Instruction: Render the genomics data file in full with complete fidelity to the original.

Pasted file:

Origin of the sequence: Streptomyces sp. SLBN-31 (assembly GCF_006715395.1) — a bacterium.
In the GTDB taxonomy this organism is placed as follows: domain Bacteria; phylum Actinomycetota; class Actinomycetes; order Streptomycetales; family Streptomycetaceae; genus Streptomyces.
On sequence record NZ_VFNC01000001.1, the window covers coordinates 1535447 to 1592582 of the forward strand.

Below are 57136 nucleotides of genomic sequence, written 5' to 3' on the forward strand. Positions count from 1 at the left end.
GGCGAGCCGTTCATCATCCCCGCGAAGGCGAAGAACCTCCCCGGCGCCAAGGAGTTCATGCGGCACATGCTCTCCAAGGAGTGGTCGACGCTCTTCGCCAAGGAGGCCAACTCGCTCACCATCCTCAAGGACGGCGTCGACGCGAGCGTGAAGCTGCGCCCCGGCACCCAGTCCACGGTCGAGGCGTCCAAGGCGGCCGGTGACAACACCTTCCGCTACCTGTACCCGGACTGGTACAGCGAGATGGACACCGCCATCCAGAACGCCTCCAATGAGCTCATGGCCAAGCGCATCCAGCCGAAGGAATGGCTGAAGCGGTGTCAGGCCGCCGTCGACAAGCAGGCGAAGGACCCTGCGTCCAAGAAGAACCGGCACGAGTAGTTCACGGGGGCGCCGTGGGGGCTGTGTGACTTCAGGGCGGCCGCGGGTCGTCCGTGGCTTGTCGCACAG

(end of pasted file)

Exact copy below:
Origin of the sequence: Streptomyces sp. SLBN-31 (assembly GCF_006715395.1) — a bacterium.
In the GTDB taxonomy this organism is placed as follows: domain Bacteria; phylum Actinomycetota; class Actinomycetes; order Streptomycetales; family Streptomycetaceae; genus Streptomyces.
On sequence record NZ_VFNC01000001.1, the window covers coordinates 1535447 to 1592582 of the forward strand.

Below are 57136 nucleotides of genomic sequence, written 5' to 3' on the forward strand. Positions count from 1 at the left end.
GGCGAGCCGTTCATCATCCCCGCGAAGGCGAAGAACCTCCCCGGCGCCAAGGAGTTCATGCGGCACATGCTCTCCAAGGAGTGGTCGACGCTCTTCGCCAAGGAGGCCAACTCGCTCACCATCCTCAAGGACGGCGTCGACGCGAGCGTGAAGCTGCGCCCCGGCACCCAGTCCACGGTCGAGGCGTCCAAGGCGGCCGGTGACAACACCTTCCGCTACCTGTACCCGGACTGGTACAGCGAGATGGACACCGCCATCCAGAACGCCTCCAATGAGCTCATGGCCAAGCGCATCCAGCCGAAGGAATGGCTGAAGCGGTGTCAGGCCGCCGTCGACAAGCAGGCGAAGGACCCTGCGTCCAAGAAGAACCGGCACGAGTAGTTCACGGGGGCGCCGTGGGGGCTGTGTGACTTCAGGGCGGCCGCGGGTCGTCCGTGGCTTGTCGCACAG